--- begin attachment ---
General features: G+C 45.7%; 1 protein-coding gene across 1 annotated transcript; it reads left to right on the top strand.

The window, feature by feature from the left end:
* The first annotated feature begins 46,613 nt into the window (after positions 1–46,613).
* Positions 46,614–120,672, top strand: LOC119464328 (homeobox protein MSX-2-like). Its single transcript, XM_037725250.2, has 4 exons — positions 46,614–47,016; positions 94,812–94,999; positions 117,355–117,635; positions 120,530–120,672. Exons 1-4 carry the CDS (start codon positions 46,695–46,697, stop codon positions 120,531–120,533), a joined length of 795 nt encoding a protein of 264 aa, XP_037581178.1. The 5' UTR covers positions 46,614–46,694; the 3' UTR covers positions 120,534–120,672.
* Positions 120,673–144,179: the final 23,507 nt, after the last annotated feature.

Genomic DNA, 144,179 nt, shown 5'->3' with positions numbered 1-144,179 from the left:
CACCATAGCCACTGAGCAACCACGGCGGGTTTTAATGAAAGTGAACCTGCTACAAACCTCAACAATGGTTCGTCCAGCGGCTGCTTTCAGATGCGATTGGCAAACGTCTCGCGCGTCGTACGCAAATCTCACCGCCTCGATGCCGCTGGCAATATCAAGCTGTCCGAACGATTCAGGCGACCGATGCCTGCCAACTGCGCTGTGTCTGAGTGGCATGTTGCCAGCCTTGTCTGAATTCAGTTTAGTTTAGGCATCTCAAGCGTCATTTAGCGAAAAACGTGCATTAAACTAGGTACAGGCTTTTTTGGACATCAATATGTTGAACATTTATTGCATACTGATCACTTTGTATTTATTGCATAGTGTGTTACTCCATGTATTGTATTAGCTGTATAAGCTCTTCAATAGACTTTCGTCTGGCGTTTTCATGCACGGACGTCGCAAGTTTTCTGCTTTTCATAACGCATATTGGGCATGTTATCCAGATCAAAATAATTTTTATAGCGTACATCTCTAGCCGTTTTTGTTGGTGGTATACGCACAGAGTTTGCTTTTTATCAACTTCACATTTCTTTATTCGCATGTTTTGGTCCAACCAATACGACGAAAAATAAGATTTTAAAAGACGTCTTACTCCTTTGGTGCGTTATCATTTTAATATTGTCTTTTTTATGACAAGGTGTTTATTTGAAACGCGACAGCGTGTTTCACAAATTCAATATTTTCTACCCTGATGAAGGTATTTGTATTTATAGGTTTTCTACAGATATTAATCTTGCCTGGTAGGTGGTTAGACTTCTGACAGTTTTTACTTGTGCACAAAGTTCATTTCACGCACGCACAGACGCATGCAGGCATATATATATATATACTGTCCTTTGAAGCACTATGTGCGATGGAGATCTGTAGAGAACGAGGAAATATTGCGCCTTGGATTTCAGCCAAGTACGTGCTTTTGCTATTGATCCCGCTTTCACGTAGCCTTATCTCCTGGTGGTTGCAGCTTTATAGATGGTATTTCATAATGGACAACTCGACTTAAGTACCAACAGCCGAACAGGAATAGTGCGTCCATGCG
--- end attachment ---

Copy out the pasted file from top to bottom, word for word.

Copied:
General features: G+C 45.7%; 1 protein-coding gene across 1 annotated transcript; it reads left to right on the top strand.

The window, feature by feature from the left end:
* The first annotated feature begins 46,613 nt into the window (after positions 1–46,613).
* Positions 46,614–120,672, top strand: LOC119464328 (homeobox protein MSX-2-like). Its single transcript, XM_037725250.2, has 4 exons — positions 46,614–47,016; positions 94,812–94,999; positions 117,355–117,635; positions 120,530–120,672. Exons 1-4 carry the CDS (start codon positions 46,695–46,697, stop codon positions 120,531–120,533), a joined length of 795 nt encoding a protein of 264 aa, XP_037581178.1. The 5' UTR covers positions 46,614–46,694; the 3' UTR covers positions 120,534–120,672.
* Positions 120,673–144,179: the final 23,507 nt, after the last annotated feature.

Genomic DNA, 144,179 nt, shown 5'->3' with positions numbered 1-144,179 from the left:
CACCATAGCCACTGAGCAACCACGGCGGGTTTTAATGAAAGTGAACCTGCTACAAACCTCAACAATGGTTCGTCCAGCGGCTGCTTTCAGATGCGATTGGCAAACGTCTCGCGCGTCGTACGCAAATCTCACCGCCTCGATGCCGCTGGCAATATCAAGCTGTCCGAACGATTCAGGCGACCGATGCCTGCCAACTGCGCTGTGTCTGAGTGGCATGTTGCCAGCCTTGTCTGAATTCAGTTTAGTTTAGGCATCTCAAGCGTCATTTAGCGAAAAACGTGCATTAAACTAGGTACAGGCTTTTTTGGACATCAATATGTTGAACATTTATTGCATACTGATCACTTTGTATTTATTGCATAGTGTGTTACTCCATGTATTGTATTAGCTGTATAAGCTCTTCAATAGACTTTCGTCTGGCGTTTTCATGCACGGACGTCGCAAGTTTTCTGCTTTTCATAACGCATATTGGGCATGTTATCCAGATCAAAATAATTTTTATAGCGTACATCTCTAGCCGTTTTTGTTGGTGGTATACGCACAGAGTTTGCTTTTTATCAACTTCACATTTCTTTATTCGCATGTTTTGGTCCAACCAATACGACGAAAAATAAGATTTTAAAAGACGTCTTACTCCTTTGGTGCGTTATCATTTTAATATTGTCTTTTTTATGACAAGGTGTTTATTTGAAACGCGACAGCGTGTTTCACAAATTCAATATTTTCTACCCTGATGAAGGTATTTGTATTTATAGGTTTTCTACAGATATTAATCTTGCCTGGTAGGTGGTTAGACTTCTGACAGTTTTTACTTGTGCACAAAGTTCATTTCACGCACGCACAGACGCATGCAGGCATATATATATATATACTGTCCTTTGAAGCACTATGTGCGATGGAGATCTGTAGAGAACGAGGAAATATTGCGCCTTGGATTTCAGCCAAGTACGTGCTTTTGCTATTGATCCCGCTTTCACGTAGCCTTATCTCCTGGTGGTTGCAGCTTTATAGATGGTATTTCATAATGGACAACTCGACTTAAGTACCAACAGCCGAACAGGAATAGTGCGTCCATGCG